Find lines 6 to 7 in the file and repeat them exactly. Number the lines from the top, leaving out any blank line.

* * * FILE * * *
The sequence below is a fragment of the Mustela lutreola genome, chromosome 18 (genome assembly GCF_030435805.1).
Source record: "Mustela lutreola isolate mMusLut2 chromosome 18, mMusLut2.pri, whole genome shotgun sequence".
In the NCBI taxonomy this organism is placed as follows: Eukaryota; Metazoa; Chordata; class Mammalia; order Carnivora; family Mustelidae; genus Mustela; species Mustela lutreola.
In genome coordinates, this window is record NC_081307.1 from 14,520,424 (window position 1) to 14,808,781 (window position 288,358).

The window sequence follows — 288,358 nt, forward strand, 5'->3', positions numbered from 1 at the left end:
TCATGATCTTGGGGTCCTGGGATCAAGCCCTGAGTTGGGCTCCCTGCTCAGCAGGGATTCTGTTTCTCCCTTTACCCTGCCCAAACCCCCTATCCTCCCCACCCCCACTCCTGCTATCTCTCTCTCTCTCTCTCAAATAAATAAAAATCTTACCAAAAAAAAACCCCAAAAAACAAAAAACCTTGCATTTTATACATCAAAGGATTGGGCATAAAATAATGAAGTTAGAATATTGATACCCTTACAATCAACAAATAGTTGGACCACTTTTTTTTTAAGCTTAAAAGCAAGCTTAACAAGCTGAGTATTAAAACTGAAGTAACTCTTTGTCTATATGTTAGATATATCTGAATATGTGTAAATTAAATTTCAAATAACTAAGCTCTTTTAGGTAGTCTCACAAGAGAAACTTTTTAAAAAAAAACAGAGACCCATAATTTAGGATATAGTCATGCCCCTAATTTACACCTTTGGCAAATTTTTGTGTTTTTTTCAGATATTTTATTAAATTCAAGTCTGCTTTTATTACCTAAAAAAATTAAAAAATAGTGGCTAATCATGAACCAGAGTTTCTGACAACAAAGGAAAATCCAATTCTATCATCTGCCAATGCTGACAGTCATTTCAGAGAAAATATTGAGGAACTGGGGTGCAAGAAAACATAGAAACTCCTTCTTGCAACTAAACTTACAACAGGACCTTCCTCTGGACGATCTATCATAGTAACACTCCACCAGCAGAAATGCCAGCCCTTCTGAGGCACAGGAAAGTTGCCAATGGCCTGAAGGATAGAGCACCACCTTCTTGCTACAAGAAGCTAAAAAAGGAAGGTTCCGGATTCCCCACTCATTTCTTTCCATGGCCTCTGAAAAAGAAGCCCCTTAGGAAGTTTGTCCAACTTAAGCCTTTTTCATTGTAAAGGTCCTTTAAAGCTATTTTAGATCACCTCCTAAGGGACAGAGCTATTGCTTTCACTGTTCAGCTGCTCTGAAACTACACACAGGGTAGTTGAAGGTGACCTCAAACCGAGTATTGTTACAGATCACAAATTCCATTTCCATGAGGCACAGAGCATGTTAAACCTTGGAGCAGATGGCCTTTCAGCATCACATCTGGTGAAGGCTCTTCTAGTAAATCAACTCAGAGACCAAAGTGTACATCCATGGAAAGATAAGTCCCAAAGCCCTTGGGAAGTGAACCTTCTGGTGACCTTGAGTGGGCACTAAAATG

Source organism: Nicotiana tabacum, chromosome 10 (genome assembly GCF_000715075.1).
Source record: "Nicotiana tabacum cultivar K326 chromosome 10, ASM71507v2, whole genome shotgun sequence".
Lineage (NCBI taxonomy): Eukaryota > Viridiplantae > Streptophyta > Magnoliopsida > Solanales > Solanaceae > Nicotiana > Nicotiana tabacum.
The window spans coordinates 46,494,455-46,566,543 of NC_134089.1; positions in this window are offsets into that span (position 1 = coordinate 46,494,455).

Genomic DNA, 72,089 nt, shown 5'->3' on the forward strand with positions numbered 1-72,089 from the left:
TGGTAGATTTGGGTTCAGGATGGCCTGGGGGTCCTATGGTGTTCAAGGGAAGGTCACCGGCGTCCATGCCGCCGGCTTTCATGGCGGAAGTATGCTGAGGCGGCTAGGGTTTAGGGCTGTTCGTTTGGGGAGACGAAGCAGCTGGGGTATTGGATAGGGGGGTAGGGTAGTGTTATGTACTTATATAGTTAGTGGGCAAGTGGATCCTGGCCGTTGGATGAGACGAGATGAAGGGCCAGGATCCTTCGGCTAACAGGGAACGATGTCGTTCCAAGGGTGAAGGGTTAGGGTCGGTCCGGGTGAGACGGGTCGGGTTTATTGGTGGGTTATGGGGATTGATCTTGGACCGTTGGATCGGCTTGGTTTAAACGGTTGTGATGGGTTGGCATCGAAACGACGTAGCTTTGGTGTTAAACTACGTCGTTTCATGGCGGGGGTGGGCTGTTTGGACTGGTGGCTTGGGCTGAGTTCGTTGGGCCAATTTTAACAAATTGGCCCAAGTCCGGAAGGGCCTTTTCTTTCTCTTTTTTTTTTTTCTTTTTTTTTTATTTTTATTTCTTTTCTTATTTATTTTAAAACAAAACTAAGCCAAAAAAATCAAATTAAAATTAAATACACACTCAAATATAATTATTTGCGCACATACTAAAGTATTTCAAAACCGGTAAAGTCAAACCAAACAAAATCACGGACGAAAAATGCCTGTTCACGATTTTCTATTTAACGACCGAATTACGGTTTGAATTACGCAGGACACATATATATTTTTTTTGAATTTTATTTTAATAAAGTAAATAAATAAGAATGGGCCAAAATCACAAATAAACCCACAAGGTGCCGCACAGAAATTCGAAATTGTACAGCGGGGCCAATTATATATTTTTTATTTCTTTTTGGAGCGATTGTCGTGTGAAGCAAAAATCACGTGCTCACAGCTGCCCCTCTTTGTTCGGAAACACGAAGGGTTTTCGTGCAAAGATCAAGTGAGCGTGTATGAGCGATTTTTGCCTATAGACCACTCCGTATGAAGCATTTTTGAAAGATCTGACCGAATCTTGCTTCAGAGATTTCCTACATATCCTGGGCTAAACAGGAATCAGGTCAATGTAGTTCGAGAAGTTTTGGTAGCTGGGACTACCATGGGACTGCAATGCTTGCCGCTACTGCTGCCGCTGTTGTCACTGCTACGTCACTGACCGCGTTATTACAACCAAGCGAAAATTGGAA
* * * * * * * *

TCATGATCTTGGGGTCCTGGGATCAAGCCCTGAGTTGGGCTCCCTGCTCAGCAGGGATTCTGTTTCTCCCTTTACCCTGCCCAAACCCCCTATCCTCCCCACCCCCACTCCTGCTATCTCTCTCTCTCTCTCTCAAATAAATAAAAATCTTACCAAAAAAAAACCCCAAAAAACAAAAAACCTTGCATTTTATACATCAAAGGATTGGGCATAAAATAATGAAGTTAGAATATTGATACCCTTACAATCAACAAATAGTTGGACCACTTTTTTTTTAAGCTTAAAAGCAAGCTTAACAAGCTGAGTATTAAAACTGAAGTAACTCTTTGTCTATATGTTAGATATATCTGAATATGTGTAAATTAAATTTCAAATAACTAAGCTCTTTTAGGTAGTCTCACAAGAGAAACTTTTTAAAAAAAAACAGAGACCCATAATTTAGGATATAGTCATGCCCCTAATTTACACCTTTGGCAAATTTTTGTGTTTTTTTCAGATATTTTATTAAATTCAAGTCTGCTTTTATTACCTAAAAAAATTAAAAAATAGTGGCTAATCATGAACCAGAGTTTCTGACAACAAAGGAAAATCCAATTCTATCATCTGCCAATGCTGACAGTCATTTCAGAGAAAATATTGAGGAACTGGGGTGCAAGAAAACATAGAAACTCCTTCTTGCAACTAAACTTACAACAGGACCTTCCTCTGGACGATCTATCATAGTAACACTCCACCAGCAGAAATGCCAGCCCTTCTGAGGCACAGGAAAGTTGCCAATGGCCTGAAGGATAGAGCACCACCTTCTTGCTACAAGAAGCTAAAAAAGGAAGGTTCCGGATTCCCCACTCATTTCTTTCCATGGCCTCTGAAAAAGAAGCCCCTTAGGAAGTTTGTCCAACTTAAGCCTTTTTCATTGTAAAGGTCCTTTAAAGCTATTTTAGATCACCTCCTAAGGGACAGAGCTATTGCTTTCACTGTTCAGCTGCTCTGAAACTACACACAGGGTAGTTGAAGGTGACCTCAAACCGAGTATTGTTACAGATCACAAATTCCATTTCCATGAGGCACAGAGCATGTTAAACCTTGGAGCAGATGGCCTTTCAGCATCACATCTGGTGAAGGCTCTTCTAGTAAATCAACTCAGAGACCAAAGTGTACATCCATGGAAAGATAAGTCCCAAAGCCCTTGGGAAGTGAACCTTCTGGTGACCTTGAGTGGGCACTAAAATG

Source organism: Nicotiana tabacum, chromosome 10 (genome assembly GCF_000715075.1).